• Attendance area transitions. Last year, the board had to change our secondary boundaries in anticipation of opening Liberty High School in 2017. Technically, the board didn’t actually set the boundaries for the new high school; it just determined the “feeder system.” It decided to use a (mostly) “clean” feeder system: Southeast Junior High kids would go to City High; Northwest Junior High kids would go to West High, and North Central Junior High kids would go to Liberty High. It also determined which elementary schools would feed into which junior highs. All of those changes were set to go into effect in 2017. At tonight’s meeting, we’ll discuss whether it makes sense to implement those changes as to junior high students in 2016 instead. Info here. (This is a very complicated topic that’s hard to summarize briefly—I hope to post something longer on it soon.)

  • We’ll hear a report on the district’s efforts to implement a multicultural/gender-fair curriculum. Info here.

  • We’ll hear an update from the committee working on revising the district’s policy about pesticide and herbicide use on school grounds.

  • We’ll hear the quarterly financial report. Info here.

  • At the work session, we’ll continue our discussion of our process for drawing new elementary attendance zones in anticipation of opening two new elementary schools in 2019. Info here, here, and here.

Feel free to comment on anything you see (or don’t see!) on the agendas.

Thursday, February 4, 2016

Community input on redistricting

The school board is beginning the process of drawing new elementary attendance zones in anticipation of opening two new elementary schools in 2019. We’re drawing them now because, even though those elementaries won’t open until 2019, they could affect the attendance zones for junior high students as of 2017 or even as of next year.

The board has invited public input on attendance zones. You can provide your thoughts via email to board@iowacityschools.org, or by attending our public hearing on the issue on March 1 at 6:00 p.m. at the Educational Services Center, or by speaking at public comment before one of our board meetings. The board won’t be able to accommodate everyone’s preferences, but they are certainly a factor we should take into account.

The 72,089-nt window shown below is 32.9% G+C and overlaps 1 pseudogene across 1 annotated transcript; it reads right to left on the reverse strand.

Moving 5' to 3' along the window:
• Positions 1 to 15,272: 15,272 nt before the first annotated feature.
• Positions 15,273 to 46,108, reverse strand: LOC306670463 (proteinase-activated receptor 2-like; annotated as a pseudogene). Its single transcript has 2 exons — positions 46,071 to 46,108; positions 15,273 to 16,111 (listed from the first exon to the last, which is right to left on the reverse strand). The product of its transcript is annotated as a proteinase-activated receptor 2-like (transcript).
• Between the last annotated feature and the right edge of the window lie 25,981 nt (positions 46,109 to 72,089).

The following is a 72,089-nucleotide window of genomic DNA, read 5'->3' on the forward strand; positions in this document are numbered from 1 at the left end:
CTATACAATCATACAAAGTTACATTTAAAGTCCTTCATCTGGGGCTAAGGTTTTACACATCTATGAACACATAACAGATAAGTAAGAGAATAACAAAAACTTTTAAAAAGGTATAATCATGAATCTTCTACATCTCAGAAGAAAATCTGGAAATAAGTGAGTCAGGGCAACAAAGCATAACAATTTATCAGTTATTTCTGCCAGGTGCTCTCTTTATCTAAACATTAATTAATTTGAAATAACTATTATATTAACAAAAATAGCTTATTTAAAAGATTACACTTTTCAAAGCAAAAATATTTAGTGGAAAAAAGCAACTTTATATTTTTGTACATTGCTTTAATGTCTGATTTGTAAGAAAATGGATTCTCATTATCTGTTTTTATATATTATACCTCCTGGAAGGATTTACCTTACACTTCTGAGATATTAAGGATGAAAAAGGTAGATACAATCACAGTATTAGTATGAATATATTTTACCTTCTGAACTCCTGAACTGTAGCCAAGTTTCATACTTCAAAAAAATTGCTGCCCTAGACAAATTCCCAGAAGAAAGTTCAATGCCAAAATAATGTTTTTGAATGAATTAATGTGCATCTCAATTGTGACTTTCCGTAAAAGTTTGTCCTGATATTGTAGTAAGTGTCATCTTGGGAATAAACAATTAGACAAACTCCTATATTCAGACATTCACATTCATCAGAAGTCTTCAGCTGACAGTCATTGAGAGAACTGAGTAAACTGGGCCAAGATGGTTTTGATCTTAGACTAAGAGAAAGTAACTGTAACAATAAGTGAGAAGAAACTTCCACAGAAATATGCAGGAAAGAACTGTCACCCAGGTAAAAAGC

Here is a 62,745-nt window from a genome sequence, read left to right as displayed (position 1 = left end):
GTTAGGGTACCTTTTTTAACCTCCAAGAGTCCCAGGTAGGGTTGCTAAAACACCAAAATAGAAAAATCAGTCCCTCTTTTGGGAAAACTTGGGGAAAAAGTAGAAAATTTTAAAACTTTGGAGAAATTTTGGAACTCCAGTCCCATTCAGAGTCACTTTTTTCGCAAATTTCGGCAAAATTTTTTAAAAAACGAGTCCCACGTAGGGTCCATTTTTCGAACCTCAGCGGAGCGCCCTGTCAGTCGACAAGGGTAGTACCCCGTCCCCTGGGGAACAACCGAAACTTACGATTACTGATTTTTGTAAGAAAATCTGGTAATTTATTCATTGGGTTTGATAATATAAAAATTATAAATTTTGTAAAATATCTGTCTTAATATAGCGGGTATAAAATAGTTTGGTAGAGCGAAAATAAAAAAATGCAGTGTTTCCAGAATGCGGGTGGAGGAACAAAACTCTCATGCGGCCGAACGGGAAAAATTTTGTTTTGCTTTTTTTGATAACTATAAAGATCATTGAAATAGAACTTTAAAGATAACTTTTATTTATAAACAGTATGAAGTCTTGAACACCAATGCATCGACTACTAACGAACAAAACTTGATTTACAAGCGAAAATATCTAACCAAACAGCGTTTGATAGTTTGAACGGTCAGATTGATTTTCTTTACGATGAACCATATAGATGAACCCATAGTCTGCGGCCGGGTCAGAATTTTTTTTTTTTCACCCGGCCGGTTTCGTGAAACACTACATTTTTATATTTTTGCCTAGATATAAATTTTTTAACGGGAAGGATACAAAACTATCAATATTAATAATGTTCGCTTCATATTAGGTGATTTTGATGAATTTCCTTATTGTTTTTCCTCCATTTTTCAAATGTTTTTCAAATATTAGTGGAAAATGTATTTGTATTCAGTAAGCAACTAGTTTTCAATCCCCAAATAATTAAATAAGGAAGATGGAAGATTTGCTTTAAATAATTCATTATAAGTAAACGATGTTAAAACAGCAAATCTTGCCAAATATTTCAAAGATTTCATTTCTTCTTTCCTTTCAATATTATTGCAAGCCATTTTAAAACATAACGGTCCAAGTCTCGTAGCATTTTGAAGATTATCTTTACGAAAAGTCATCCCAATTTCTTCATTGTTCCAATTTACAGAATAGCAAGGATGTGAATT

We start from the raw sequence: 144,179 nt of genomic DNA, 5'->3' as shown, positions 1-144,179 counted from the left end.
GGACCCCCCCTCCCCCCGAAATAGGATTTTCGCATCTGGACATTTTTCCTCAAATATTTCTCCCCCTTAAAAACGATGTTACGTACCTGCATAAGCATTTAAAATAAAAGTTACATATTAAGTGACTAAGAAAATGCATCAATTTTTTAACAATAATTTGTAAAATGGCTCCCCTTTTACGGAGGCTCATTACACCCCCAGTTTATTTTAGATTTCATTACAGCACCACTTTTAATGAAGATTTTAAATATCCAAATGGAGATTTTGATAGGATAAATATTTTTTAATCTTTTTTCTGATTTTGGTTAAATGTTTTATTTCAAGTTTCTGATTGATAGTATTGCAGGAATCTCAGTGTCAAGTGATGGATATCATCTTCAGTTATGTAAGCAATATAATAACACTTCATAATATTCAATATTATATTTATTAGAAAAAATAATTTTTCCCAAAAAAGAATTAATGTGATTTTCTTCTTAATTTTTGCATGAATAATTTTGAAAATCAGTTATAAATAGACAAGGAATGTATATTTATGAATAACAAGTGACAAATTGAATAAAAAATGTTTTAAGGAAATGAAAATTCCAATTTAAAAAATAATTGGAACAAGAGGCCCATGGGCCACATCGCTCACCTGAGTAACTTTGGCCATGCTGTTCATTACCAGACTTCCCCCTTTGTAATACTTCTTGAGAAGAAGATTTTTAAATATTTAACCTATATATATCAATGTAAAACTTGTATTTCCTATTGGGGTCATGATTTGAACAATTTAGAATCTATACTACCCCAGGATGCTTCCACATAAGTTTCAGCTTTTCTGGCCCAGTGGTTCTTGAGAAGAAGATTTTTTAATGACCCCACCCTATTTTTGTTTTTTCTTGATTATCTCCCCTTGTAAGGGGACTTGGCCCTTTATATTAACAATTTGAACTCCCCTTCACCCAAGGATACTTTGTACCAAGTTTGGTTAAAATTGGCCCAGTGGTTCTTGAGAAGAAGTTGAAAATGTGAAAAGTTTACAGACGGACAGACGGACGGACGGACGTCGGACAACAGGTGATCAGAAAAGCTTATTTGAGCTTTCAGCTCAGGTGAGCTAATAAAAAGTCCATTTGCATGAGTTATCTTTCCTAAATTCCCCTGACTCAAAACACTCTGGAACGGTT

The board also posted a “neighborhood input” form, which you can use, if you’d like, to aggregate the comments of people in your neighborhood (however you choose to define your neighborhood). I’m not crazy about the form, because it seems to require a degree of organization and agreement that I think many people would not have the energy for, and I worry that it could function as a barrier to participation. But it’s just one way to provide input; you can always use a simple email if you’d rather.

Some in the Hoover neighborhood have wondered how they should provide input. The board’s current plan is to draw districts that would eliminate the Hoover attendance zone, since the current plan is to close the school in 2019. Hoover area residents want to have input into the rezoning process, but many of them do not want to be perceived as approving of the closure itself. How should they express their input?

I don’t think Hoover area residents should pass up the opportunity to provide input into the districting process. The board is well aware that many people (there and elsewhere) oppose the closure. Feel free to tell the board that “Old” Hoover is your first preference, but then go ahead and identify your second and third (and even fourth) preferences. You can do that with a simple email or by using the neighborhood input form.

This public input process is not intended to measure support for the closure, but just to enable the board to draw up a zoning plan. The fact is: we don’t know whether Hoover will close. Three of the seven current board members (including me) oppose the closure. This board or the next one (with three seats to be filled in 2017) could decide to reverse the closure decision. In fact, the difficulty of drawing workable attendance zones without Hoover could provide another occasion for revisiting the decision. Either way, it will be helpful to know what people’s preferences are when it comes to attendance zones.

You’re most likely to be affected by this rezoning if you live in the areas near the two elementaries that will open in 2019. Grant Elementary will be in the North Corridor (map here); “Hoover East” will be on the far east side of Iowa City (map here). But it’s hard to know what the ripple effects might be; it’s a good idea to provide input no matter where you live. The current elementary school attendance zone map is here.